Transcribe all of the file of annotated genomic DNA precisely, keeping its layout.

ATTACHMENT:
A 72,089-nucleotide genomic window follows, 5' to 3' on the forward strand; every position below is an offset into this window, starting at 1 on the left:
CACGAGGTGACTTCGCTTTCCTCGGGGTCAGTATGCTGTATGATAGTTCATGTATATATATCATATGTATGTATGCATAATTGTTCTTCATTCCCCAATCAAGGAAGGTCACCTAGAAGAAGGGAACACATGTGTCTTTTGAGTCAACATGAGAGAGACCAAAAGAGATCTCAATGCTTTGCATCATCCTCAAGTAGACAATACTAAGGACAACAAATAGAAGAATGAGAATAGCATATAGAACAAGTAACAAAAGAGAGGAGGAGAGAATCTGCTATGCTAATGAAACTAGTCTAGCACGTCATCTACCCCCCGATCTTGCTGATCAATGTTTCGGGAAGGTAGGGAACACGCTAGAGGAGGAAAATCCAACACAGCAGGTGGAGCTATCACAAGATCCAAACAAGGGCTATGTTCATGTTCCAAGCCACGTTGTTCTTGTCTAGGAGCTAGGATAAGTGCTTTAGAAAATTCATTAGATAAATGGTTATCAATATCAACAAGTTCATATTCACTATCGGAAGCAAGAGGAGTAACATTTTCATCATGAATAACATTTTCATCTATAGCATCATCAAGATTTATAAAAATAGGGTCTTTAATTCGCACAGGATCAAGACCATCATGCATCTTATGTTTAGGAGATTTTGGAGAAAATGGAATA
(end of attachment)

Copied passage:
A 72,089-nucleotide genomic window follows, 5' to 3' on the forward strand; every position below is an offset into this window, starting at 1 on the left:
CACGAGGTGACTTCGCTTTCCTCGGGGTCAGTATGCTGTATGATAGTTCATGTATATATATCATATGTATGTATGCATAATTGTTCTTCATTCCCCAATCAAGGAAGGTCACCTAGAAGAAGGGAACACATGTGTCTTTTGAGTCAACATGAGAGAGACCAAAAGAGATCTCAATGCTTTGCATCATCCTCAAGTAGACAATACTAAGGACAACAAATAGAAGAATGAGAATAGCATATAGAACAAGTAACAAAAGAGAGGAGGAGAGAATCTGCTATGCTAATGAAACTAGTCTAGCACGTCATCTACCCCCCGATCTTGCTGATCAATGTTTCGGGAAGGTAGGGAACACGCTAGAGGAGGAAAATCCAACACAGCAGGTGGAGCTATCACAAGATCCAAACAAGGGCTATGTTCATGTTCCAAGCCACGTTGTTCTTGTCTAGGAGCTAGGATAAGTGCTTTAGAAAATTCATTAGATAAATGGTTATCAATATCAACAAGTTCATATTCACTATCGGAAGCAAGAGGAGTAACATTTTCATCATGAATAACATTTTCATCTATAGCATCATCAAGATTTATAAAAATAGGGTCTTTAATTCGCACAGGATCAAGACCATCATGCATCTTATGTTTAGGAGATTTTGGAGAAAATGGAATA